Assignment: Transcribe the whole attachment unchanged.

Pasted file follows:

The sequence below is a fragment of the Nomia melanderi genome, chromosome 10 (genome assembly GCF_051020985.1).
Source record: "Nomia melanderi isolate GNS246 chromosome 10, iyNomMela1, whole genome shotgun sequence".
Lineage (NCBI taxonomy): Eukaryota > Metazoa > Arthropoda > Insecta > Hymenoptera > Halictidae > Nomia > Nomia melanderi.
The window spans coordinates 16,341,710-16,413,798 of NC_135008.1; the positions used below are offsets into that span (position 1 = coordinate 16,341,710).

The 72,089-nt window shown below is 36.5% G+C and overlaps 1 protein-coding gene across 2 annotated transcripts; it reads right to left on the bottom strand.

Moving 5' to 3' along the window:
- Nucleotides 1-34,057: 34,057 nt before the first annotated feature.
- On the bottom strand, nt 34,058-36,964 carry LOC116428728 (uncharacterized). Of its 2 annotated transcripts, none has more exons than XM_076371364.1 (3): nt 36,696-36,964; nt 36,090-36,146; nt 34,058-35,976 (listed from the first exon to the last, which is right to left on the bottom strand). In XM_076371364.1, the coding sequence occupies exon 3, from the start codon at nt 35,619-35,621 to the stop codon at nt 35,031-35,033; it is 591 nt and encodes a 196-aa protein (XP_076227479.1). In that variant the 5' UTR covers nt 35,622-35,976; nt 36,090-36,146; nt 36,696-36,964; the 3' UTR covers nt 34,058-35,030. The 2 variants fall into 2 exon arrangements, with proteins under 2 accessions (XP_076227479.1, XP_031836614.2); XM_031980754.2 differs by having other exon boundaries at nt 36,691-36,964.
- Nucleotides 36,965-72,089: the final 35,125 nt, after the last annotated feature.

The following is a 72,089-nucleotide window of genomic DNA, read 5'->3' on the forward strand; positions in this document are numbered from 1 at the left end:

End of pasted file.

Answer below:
The sequence below is a fragment of the Nomia melanderi genome, chromosome 10 (genome assembly GCF_051020985.1).
Source record: "Nomia melanderi isolate GNS246 chromosome 10, iyNomMela1, whole genome shotgun sequence".
Lineage (NCBI taxonomy): Eukaryota > Metazoa > Arthropoda > Insecta > Hymenoptera > Halictidae > Nomia > Nomia melanderi.
The window spans coordinates 16,341,710-16,413,798 of NC_135008.1; the positions used below are offsets into that span (position 1 = coordinate 16,341,710).

The 72,089-nt window shown below is 36.5% G+C and overlaps 1 protein-coding gene across 2 annotated transcripts; it reads right to left on the bottom strand.

Moving 5' to 3' along the window:
- Nucleotides 1-34,057: 34,057 nt before the first annotated feature.
- On the bottom strand, nt 34,058-36,964 carry LOC116428728 (uncharacterized). Of its 2 annotated transcripts, none has more exons than XM_076371364.1 (3): nt 36,696-36,964; nt 36,090-36,146; nt 34,058-35,976 (listed from the first exon to the last, which is right to left on the bottom strand). In XM_076371364.1, the coding sequence occupies exon 3, from the start codon at nt 35,619-35,621 to the stop codon at nt 35,031-35,033; it is 591 nt and encodes a 196-aa protein (XP_076227479.1). In that variant the 5' UTR covers nt 35,622-35,976; nt 36,090-36,146; nt 36,696-36,964; the 3' UTR covers nt 34,058-35,030. The 2 variants fall into 2 exon arrangements, with proteins under 2 accessions (XP_076227479.1, XP_031836614.2); XM_031980754.2 differs by having other exon boundaries at nt 36,691-36,964.
- Nucleotides 36,965-72,089: the final 35,125 nt, after the last annotated feature.

The following is a 72,089-nucleotide window of genomic DNA, read 5'->3' on the forward strand; positions in this document are numbered from 1 at the left end: